Some Tibetans of a more analytical bent used the Heshang as a polemical stick to beat the meditation traditions that stressed nonconceptual awareness, like Dzogchen and Chagchen. But this was hardly fair, since within even these traditions teachers warned meditators of falling into the extreme of Heshang Moheyan’s blank meditation. Moheyan achieved a long-lasting notoriety in popular culture too, as a figure of fun in ritual dance traditions (as discussed in this recent article).


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IOL Tib J 468Until recently little was known about the real teachings of Heshang Moheyan except through the Tibetan histories which, written by the spiritual descendants of the winning side of the debate, were unlikely to offer a completely fair representation. Then with the opening of the Dunhuang cave, we suddenly had quite a number of manuscripts apparently written by followers of Tibetan Chan, recording the sayings of Chan masters like Moheyan himself. Great work on piecing together the Dunhuang fragments of Moheyan’s writings has been done by Luis Gomez, and I will look at just one of these manuscripts here, IOL Tib J 468. I want to ask if we can establish whether Moheyan really taught a kind of ‘blank’ meditation, or something a little less extreme. Let’s see.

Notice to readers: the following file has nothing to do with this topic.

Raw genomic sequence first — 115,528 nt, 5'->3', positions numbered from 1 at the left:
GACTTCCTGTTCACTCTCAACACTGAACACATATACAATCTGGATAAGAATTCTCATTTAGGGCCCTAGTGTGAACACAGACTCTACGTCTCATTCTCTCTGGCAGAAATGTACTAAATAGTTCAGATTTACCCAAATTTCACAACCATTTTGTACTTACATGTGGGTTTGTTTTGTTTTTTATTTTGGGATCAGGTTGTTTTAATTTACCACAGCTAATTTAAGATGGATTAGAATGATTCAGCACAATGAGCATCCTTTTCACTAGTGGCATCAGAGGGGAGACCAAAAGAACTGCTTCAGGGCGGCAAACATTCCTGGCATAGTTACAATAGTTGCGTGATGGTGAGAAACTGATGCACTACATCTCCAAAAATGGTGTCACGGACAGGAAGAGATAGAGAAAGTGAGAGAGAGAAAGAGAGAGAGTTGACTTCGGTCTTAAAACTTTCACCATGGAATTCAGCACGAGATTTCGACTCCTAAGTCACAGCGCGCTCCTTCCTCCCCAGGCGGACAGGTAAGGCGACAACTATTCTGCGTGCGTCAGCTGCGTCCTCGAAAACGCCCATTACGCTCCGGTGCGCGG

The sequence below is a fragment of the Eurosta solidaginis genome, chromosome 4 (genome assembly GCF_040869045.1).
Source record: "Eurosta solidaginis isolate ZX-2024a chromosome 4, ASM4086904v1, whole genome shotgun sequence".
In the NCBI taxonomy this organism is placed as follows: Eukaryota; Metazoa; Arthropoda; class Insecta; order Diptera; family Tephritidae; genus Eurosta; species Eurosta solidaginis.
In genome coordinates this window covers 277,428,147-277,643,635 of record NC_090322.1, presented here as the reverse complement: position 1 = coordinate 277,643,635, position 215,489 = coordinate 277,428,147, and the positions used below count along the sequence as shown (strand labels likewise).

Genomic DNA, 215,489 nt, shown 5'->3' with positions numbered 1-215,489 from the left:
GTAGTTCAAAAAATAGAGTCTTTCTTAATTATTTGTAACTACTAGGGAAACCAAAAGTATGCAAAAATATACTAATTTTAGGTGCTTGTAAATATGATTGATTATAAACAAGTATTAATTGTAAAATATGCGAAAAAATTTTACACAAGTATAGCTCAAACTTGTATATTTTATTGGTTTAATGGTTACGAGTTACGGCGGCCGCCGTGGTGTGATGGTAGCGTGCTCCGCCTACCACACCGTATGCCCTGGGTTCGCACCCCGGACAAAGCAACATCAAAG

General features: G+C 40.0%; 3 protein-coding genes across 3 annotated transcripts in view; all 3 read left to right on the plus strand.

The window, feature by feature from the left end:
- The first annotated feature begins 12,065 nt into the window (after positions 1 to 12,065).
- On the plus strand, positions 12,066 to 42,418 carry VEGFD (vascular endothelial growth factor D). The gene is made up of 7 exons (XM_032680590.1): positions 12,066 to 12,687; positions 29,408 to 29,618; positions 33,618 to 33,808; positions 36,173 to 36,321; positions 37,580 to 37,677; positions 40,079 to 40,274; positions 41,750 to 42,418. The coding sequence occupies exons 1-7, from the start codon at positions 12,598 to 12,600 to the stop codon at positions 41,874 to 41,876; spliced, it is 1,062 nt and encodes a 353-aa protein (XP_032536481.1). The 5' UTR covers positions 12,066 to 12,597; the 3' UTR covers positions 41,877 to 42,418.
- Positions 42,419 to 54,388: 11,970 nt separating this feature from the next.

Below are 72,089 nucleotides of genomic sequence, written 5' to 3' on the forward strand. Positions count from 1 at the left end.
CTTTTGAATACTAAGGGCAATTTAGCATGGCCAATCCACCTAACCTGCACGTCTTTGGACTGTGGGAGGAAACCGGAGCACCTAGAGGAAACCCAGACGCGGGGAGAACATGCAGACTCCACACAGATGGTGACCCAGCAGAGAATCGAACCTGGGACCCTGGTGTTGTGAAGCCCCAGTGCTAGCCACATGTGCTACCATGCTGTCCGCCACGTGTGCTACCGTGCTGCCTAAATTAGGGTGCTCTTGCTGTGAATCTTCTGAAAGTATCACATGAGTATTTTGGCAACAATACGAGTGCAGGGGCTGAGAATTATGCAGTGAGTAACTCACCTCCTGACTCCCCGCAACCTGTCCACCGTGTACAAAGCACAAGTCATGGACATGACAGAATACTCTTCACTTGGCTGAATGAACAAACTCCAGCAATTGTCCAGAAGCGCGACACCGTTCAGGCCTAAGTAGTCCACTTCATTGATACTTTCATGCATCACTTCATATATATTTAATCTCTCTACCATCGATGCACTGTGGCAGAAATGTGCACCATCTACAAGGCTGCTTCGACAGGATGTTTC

In his description of meditation, Moheyan writes this: